CRIME | STOLEN MONEY ALLEGEDLY ‘LAUNDERED’ IN PHILIPPINE CASINOS
MONDAY, MARCH 14, 2016
The Philippine Amusement and Gaming Corporation (PAGCOR), the country’s gaming regulator, has announced the preliminary findings of its inquiry into alleged money laundering, according to media reports.
The story begins in Bangladesh, a country of about 170 million people that’s recently found itself with record foreign reserves thanks to a low wage-fueled export boom and inward remittances. Some of those reserves were held in an account at the Federal Reserve Bank of New York. Finance Minister Abul Maal Abdul Muhith last week accused the Fed of “irregularities” that led to the unauthorized transfer of USD100 million from the account. The Bangladesh central bank said the funds had been stolen by hackers and that some had been traced to the Philippines.
The Philippine Daily Inquirer quoted an unknown PAGCOR official as saying that the inquiry revealed that “USD46 million of a reported USD81 million in stolen Bangladeshi funds that entered the Philippines found its way into the local casino industry. The rest of the funds never entered the local casino system. So, we don’t know where those funds went.”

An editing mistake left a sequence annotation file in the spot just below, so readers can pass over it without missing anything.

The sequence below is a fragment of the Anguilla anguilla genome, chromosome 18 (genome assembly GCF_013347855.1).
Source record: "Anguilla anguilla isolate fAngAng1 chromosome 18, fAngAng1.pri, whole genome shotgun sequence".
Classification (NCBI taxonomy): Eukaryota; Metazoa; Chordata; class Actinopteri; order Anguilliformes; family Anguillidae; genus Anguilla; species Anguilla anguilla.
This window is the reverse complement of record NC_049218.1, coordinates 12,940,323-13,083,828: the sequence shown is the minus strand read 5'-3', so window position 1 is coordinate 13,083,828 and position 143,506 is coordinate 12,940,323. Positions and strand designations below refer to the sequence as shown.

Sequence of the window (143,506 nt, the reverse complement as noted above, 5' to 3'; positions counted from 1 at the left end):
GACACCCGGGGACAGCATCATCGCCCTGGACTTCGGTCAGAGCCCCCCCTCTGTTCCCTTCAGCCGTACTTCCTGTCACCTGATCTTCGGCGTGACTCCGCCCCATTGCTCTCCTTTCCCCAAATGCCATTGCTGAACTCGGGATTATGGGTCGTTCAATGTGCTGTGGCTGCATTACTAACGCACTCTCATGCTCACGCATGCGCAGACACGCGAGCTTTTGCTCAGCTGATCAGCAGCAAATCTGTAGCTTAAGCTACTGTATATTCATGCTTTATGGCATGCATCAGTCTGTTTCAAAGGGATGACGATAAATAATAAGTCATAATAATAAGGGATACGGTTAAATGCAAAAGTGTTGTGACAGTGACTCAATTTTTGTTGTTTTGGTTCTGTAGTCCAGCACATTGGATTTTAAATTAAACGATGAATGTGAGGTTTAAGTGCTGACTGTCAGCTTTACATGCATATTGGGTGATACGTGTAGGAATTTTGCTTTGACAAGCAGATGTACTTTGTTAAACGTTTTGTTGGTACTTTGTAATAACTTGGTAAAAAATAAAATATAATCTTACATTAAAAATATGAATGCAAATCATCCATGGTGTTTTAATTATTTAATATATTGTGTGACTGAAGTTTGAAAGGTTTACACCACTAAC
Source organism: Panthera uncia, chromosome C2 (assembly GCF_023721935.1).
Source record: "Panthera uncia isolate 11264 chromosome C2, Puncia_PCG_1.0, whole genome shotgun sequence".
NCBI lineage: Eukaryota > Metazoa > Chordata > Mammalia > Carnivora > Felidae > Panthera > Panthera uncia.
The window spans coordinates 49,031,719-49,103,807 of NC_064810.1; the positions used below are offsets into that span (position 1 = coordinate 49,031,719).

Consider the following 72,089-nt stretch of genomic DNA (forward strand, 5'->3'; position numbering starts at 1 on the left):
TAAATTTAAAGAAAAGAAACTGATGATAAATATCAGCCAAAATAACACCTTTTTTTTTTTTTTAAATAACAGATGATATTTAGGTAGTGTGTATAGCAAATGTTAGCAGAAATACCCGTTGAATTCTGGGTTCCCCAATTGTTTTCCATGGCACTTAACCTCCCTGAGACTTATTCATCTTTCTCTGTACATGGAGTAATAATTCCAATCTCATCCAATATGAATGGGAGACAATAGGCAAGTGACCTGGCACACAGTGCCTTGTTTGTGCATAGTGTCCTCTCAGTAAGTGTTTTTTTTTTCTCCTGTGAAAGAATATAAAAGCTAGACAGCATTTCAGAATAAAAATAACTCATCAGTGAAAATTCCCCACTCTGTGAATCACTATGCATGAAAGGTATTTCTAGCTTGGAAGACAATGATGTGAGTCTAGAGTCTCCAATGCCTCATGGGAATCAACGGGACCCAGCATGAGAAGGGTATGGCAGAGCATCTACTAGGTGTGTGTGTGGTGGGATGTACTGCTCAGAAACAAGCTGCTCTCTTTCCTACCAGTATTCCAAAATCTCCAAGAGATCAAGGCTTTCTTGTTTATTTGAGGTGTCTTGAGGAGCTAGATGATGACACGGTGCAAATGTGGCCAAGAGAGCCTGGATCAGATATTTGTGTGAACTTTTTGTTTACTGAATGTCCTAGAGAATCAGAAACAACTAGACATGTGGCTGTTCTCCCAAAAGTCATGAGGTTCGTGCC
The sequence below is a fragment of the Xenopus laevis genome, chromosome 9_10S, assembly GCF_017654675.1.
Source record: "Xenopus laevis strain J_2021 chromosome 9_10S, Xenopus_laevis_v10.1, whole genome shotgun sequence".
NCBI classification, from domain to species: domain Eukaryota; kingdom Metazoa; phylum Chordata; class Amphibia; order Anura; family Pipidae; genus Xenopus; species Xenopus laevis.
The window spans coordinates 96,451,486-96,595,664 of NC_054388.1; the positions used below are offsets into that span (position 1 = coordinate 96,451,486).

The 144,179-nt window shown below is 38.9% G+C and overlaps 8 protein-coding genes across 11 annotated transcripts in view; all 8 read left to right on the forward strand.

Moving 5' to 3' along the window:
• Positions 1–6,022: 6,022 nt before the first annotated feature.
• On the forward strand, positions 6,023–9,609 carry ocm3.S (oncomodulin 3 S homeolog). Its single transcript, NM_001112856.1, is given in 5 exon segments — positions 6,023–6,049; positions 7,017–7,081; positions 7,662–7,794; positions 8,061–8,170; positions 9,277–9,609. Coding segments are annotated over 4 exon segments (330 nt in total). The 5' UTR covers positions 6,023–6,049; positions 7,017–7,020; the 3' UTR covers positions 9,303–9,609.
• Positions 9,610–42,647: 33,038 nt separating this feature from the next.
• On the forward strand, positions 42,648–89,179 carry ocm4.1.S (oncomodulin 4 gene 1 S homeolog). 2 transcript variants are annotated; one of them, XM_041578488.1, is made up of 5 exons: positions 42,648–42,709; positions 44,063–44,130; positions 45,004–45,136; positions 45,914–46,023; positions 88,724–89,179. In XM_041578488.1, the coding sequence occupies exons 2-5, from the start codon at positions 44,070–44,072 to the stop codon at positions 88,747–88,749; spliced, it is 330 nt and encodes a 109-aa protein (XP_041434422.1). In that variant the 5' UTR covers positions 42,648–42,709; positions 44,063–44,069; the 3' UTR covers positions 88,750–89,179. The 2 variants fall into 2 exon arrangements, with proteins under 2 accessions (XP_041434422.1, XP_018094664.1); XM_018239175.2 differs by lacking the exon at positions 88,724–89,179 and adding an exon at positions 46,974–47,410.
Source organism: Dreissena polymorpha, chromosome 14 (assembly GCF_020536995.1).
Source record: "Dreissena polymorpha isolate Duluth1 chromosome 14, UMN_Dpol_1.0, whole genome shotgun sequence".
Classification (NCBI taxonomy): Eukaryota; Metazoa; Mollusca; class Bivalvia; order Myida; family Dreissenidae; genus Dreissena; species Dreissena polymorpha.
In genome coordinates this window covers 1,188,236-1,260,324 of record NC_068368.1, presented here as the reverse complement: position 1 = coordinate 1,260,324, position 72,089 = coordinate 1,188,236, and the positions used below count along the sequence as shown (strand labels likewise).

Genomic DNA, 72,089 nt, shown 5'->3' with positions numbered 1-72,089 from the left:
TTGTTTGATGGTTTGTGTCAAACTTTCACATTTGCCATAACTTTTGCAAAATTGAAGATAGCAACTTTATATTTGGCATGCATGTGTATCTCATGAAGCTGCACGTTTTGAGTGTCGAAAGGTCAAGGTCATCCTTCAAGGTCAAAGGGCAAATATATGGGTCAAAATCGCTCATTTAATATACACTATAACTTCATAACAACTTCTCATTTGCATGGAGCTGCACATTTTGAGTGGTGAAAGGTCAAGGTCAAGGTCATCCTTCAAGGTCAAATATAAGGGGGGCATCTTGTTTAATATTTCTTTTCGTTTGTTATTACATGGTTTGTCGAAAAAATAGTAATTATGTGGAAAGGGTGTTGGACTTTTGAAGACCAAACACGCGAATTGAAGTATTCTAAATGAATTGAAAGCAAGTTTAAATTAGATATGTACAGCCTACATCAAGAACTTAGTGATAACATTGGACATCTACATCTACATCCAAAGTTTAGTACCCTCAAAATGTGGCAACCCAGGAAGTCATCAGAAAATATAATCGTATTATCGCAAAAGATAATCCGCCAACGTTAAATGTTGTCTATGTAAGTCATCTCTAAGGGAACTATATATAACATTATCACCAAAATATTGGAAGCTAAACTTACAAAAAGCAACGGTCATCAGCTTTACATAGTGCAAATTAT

Philippine authorities believe that the USD46 million that entered the gaming system was split into two different groups, including a USD26 million tranche that entered the Solaire Resort and Casino, an integrated resort owned by Bloomberry Resorts. A second tranche of USD20 million allegedly made its way to the Eastern Hawaii Casino and Resort.
The accounts holding the laundered money have reportedly been frozen by the Anti-Money Laundering Council (AMLC). RM